Prominent Republican calls for LGB civil rights law in Georgia

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Sam Olens – who once fought LGBTQ equality as Georgia attorney general – now says it's time for the state to adopt a civil rights law protecting lesbian, gay and bisexual people. He is one of the first prominent Republicans in the state to call for such legislation.

Olens made the comments during an Aug. 29 appearance on Georgia Public Broadcasting’s Political Rewind podcast. The panelists were discussing Republican gubernatorial nominee Brian Kemp’s vow that he would veto “religious freedom” legislation that goes beyond a version that’s been federal law since 1993.

Critics of such legislation point out that “religious freedom” legislation would discriminate against LGBTQ people since Georgia offers no statewide protections covering sexual orientation or gender identity.

Olens called for people to go “beyond politics” and pass both a “religious freedom” bill and one that would protect lesbian, gay and bisexual people.

“I happen to be one of those few Republicans that candidly thinks it is time for Georgia to pass some legislation that provides some additional benefits for individuals,” Olens said in his comments starting at the 13-minute mark. “And I think there’s actually the opportunity to bring both bills in at one time and to be beyond politics in this area.”

Olens noted that the 11th Circuit U.S. Court of Appeals has ruled in two cases that federal discrimination laws don’t include sexual orientation. He was referring to two cases from two Georgians – Jameka Evans and Gerald Bostock – who claimed in lawsuits that they were fired for being gay.

The U.S. Supreme Court denied Evans’ petition to hear her case in December 2017. The high court is currently considering whether to take up Bostock’s case.

Olens said on GPB that such a case will eventually make it to the U.S. Supreme Court.

“You could argue it either way, because clearly in the ‘60s [when the federal civil rights law was passed], one wasn’t talking about sexual orientation,” he said. “But I think we as a country are at a point that people with different sexual orientations deserve to be protected.”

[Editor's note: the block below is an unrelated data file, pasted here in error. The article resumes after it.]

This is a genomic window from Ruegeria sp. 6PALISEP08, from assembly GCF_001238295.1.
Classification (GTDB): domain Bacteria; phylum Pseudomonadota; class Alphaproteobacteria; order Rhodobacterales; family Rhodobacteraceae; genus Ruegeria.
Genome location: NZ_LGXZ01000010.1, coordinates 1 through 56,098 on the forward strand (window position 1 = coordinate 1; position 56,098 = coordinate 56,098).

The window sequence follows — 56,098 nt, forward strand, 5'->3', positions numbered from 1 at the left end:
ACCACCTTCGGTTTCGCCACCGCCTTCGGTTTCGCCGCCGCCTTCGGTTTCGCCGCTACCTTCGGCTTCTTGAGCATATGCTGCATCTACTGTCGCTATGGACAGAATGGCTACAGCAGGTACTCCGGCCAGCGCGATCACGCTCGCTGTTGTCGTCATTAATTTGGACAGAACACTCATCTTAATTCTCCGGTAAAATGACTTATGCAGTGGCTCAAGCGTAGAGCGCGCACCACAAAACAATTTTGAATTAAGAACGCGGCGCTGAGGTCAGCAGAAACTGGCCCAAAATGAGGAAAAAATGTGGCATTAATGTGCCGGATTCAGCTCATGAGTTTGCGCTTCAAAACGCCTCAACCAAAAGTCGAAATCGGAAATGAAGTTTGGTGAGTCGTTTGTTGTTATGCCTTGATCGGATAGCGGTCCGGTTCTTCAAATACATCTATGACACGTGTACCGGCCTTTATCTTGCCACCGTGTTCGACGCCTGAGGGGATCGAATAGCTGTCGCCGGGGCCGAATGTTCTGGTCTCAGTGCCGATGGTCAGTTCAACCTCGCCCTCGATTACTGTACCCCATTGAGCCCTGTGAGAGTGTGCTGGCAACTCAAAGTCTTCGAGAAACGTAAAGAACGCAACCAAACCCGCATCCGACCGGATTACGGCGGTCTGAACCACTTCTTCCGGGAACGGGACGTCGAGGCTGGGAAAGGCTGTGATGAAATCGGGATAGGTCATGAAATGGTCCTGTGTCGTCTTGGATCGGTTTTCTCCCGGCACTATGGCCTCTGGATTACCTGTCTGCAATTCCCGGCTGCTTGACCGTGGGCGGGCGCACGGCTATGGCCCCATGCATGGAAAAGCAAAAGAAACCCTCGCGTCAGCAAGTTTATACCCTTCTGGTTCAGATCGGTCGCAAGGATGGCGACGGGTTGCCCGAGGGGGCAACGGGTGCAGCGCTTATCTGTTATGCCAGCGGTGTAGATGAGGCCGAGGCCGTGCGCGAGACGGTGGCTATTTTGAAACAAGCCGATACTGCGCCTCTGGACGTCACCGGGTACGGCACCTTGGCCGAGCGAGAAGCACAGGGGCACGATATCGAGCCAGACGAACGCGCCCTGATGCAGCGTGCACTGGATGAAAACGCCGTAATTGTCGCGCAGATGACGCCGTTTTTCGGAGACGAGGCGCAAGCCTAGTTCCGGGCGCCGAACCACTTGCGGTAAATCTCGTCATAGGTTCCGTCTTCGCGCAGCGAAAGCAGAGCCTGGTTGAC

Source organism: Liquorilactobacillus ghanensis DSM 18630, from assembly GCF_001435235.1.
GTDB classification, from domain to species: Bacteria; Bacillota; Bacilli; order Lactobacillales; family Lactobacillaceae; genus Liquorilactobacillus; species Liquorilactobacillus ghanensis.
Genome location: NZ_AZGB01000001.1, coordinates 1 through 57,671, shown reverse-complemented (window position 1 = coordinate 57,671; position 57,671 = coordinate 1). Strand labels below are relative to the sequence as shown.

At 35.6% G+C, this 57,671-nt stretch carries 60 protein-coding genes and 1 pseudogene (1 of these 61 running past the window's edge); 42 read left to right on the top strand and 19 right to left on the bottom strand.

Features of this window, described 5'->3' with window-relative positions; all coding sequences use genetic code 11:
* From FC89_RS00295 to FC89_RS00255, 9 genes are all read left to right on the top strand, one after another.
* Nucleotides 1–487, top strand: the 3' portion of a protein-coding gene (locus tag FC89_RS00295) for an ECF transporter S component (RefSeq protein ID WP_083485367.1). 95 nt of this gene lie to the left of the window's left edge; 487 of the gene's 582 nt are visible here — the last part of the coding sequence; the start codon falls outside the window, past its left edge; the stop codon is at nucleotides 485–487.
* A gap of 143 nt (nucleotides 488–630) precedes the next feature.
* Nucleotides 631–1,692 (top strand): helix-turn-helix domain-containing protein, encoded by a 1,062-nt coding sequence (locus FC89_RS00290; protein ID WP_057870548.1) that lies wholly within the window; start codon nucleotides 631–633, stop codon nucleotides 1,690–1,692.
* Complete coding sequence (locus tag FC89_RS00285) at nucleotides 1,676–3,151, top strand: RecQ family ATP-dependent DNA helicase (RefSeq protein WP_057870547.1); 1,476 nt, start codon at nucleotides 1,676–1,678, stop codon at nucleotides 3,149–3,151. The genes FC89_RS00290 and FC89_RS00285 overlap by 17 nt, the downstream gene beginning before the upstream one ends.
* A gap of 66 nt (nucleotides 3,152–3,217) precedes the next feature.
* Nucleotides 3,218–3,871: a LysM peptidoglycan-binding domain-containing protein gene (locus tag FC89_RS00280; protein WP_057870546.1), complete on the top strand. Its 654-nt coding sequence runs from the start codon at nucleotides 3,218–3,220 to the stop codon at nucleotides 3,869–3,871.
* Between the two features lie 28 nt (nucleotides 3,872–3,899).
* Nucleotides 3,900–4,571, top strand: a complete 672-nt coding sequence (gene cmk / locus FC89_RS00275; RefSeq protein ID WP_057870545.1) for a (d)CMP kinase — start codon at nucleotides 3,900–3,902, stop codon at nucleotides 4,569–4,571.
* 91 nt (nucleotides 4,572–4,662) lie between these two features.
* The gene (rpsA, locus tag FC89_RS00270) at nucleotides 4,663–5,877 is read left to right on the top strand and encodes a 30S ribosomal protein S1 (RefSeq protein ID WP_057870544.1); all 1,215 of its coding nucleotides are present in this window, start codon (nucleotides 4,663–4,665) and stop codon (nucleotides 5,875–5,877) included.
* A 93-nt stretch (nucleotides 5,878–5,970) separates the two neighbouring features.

It is unclear if Olens is also in favor of such a law covering gender identity. Project Q Atlanta reached out to Olens for clarification and will update the post if he responds [see update below].

During his time as attorney general, Olens argued that gay marriage is not a “fundamental right” and refused to relent as the U.S. Supreme Court slowly nicked away at gay marriage prohibitions in several states. 

He later joined Gov. Nathan Deal in blasting federal guidelines in place at the time concerning the fair and equal treatment of transgender students. Then he joined several states in suing the federal government over the guidelines.

Olens was appointed president of Kennesaw State University in 2016, which led to protests from the school’s LGBTQ students. He defended those positions by saying they weren’t his personal opinions, and that he was doing his job as top lawyer for the state.

Olens resigned from Kennesaw State University in 2016 and is now an attorney in the Atlanta office of global law firm Dentons.

UPDATE | Olens told Project Q that he does support a public accomodations law that prohibits discrimination based on gender identity.

“As I am no longer the state's attorney general, I can express my personal views on many issues without concern of affecting litigation against the state,” Olens said.

He said he was “pleased” see the introduction of House Bill 849 in 2016. The legislation would have prohibited discrimination in public accomodations. Attempts to include LGBTQ people under those protections failed and the bill did not pass.

“As I have stated numerous times, it is past time for Georgia to pass legislation banning additional forms of discrimination,” Olens said. 

He noted that gender identity is protected under federal law due to the 11th U.S. Circuit Court of Appeals ruling in 2011 in favor of Vandy Beth Glenn, the transgender woman fired from her job at the Georgia General Assembly due to her gender identity.

“Interestingly enough, sexual orientation is not as vigorously protected as gender identity,” Olens added, referencing the Bostock case mentioned in the story above. 

“I support a public accommodations law that prohibits discrimination based on sex, gender identity or sexual orientation,” he said.


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